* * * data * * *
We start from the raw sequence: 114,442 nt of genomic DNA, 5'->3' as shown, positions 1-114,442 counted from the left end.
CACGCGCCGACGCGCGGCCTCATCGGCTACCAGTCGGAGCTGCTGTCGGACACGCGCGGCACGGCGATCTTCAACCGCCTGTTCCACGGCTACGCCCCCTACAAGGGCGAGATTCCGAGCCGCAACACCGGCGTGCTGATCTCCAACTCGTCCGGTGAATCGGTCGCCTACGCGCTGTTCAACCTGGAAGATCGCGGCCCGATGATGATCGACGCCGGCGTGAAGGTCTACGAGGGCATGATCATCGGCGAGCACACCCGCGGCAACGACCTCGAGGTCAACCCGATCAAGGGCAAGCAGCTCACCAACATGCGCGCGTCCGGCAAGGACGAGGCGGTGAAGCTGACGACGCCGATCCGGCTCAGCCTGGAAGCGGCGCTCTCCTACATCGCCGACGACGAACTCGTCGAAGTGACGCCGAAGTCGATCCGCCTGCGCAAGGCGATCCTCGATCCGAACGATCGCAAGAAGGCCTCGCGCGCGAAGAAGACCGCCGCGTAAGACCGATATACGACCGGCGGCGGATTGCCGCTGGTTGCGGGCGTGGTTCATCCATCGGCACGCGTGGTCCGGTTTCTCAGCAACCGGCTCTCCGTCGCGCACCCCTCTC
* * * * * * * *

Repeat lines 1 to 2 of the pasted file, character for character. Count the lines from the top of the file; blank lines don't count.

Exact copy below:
We start from the raw sequence: 114,442 nt of genomic DNA, 5'->3' as shown, positions 1-114,442 counted from the left end.
CACGCGCCGACGCGCGGCCTCATCGGCTACCAGTCGGAGCTGCTGTCGGACACGCGCGGCACGGCGATCTTCAACCGCCTGTTCCACGGCTACGCCCCCTACAAGGGCGAGATTCCGAGCCGCAACACCGGCGTGCTGATCTCCAACTCGTCCGGTGAATCGGTCGCCTACGCGCTGTTCAACCTGGAAGATCGCGGCCCGATGATGATCGACGCCGGCGTGAAGGTCTACGAGGGCATGATCATCGGCGAGCACACCCGCGGCAACGACCTCGAGGTCAACCCGATCAAGGGCAAGCAGCTCACCAACATGCGCGCGTCCGGCAAGGACGAGGCGGTGAAGCTGACGACGCCGATCCGGCTCAGCCTGGAAGCGGCGCTCTCCTACATCGCCGACGACGAACTCGTCGAAGTGACGCCGAAGTCGATCCGCCTGCGCAAGGCGATCCTCGATCCGAACGATCGCAAGAAGGCCTCGCGCGCGAAGAAGACCGCCGCGTAAGACCGATATACGACCGGCGGCGGATTGCCGCTGGTTGCGGGCGTGGTTCATCCATCGGCACGCGTGGTCCGGTTTCTCAGCAACCGGCTCTCCGTCGCGCACCCCTCTC